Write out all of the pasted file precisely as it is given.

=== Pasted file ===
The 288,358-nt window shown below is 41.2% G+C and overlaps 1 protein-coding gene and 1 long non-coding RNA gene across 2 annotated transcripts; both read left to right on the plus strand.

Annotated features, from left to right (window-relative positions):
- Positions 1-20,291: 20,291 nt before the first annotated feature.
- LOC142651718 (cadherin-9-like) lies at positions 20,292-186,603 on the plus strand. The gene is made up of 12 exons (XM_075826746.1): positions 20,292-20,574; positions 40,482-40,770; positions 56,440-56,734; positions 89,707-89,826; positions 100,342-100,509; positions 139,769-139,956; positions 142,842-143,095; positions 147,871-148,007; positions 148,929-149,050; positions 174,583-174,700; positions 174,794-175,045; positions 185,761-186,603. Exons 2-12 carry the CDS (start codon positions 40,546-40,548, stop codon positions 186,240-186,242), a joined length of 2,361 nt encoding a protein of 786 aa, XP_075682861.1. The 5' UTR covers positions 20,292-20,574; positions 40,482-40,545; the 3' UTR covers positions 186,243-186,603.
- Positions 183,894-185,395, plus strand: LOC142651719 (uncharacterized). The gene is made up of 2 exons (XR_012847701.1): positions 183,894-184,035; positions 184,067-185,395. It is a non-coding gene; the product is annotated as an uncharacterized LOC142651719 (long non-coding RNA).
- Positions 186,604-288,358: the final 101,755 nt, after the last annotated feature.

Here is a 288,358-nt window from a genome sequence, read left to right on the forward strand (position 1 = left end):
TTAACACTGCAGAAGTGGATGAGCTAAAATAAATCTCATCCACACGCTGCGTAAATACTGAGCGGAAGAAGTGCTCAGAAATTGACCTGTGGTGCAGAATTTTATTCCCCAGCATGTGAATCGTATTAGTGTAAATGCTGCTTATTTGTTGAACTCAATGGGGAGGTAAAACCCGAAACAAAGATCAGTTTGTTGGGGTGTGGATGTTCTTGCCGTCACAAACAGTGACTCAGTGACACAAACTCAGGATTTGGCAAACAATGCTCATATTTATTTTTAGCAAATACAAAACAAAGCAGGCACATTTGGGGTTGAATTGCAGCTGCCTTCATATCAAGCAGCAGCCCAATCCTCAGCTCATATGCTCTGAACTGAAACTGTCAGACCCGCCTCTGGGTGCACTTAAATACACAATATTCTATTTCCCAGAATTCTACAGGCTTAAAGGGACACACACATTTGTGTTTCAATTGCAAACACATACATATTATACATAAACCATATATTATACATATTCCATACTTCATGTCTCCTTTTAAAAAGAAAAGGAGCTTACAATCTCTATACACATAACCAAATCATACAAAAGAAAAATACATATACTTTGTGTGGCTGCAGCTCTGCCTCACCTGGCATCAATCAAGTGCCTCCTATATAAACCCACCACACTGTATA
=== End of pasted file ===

The 288,358-nt window shown below is 41.2% G+C and overlaps 1 protein-coding gene and 1 long non-coding RNA gene across 2 annotated transcripts; both read left to right on the plus strand.

Annotated features, from left to right (window-relative positions):
- Positions 1-20,291: 20,291 nt before the first annotated feature.
- LOC142651718 (cadherin-9-like) lies at positions 20,292-186,603 on the plus strand. The gene is made up of 12 exons (XM_075826746.1): positions 20,292-20,574; positions 40,482-40,770; positions 56,440-56,734; positions 89,707-89,826; positions 100,342-100,509; positions 139,769-139,956; positions 142,842-143,095; positions 147,871-148,007; positions 148,929-149,050; positions 174,583-174,700; positions 174,794-175,045; positions 185,761-186,603. Exons 2-12 carry the CDS (start codon positions 40,546-40,548, stop codon positions 186,240-186,242), a joined length of 2,361 nt encoding a protein of 786 aa, XP_075682861.1. The 5' UTR covers positions 20,292-20,574; positions 40,482-40,545; the 3' UTR covers positions 186,243-186,603.
- Positions 183,894-185,395, plus strand: LOC142651719 (uncharacterized). The gene is made up of 2 exons (XR_012847701.1): positions 183,894-184,035; positions 184,067-185,395. It is a non-coding gene; the product is annotated as an uncharacterized LOC142651719 (long non-coding RNA).
- Positions 186,604-288,358: the final 101,755 nt, after the last annotated feature.

Here is a 288,358-nt window from a genome sequence, read left to right on the forward strand (position 1 = left end):
TTAACACTGCAGAAGTGGATGAGCTAAAATAAATCTCATCCACACGCTGCGTAAATACTGAGCGGAAGAAGTGCTCAGAAATTGACCTGTGGTGCAGAATTTTATTCCCCAGCATGTGAATCGTATTAGTGTAAATGCTGCTTATTTGTTGAACTCAATGGGGAGGTAAAACCCGAAACAAAGATCAGTTTGTTGGGGTGTGGATGTTCTTGCCGTCACAAACAGTGACTCAGTGACACAAACTCAGGATTTGGCAAACAATGCTCATATTTATTTTTAGCAAATACAAAACAAAGCAGGCACATTTGGGGTTGAATTGCAGCTGCCTTCATATCAAGCAGCAGCCCAATCCTCAGCTCATATGCTCTGAACTGAAACTGTCAGACCCGCCTCTGGGTGCACTTAAATACACAATATTCTATTTCCCAGAATTCTACAGGCTTAAAGGGACACACACATTTGTGTTTCAATTGCAAACACATACATATTATACATAAACCATATATTATACATATTCCATACTTCATGTCTCCTTTTAAAAAGAAAAGGAGCTTACAATCTCTATACACATAACCAAATCATACAAAAGAAAAATACATATACTTTGTGTGGCTGCAGCTCTGCCTCACCTGGCATCAATCAAGTGCCTCCTATATAAACCCACCACACTGTATA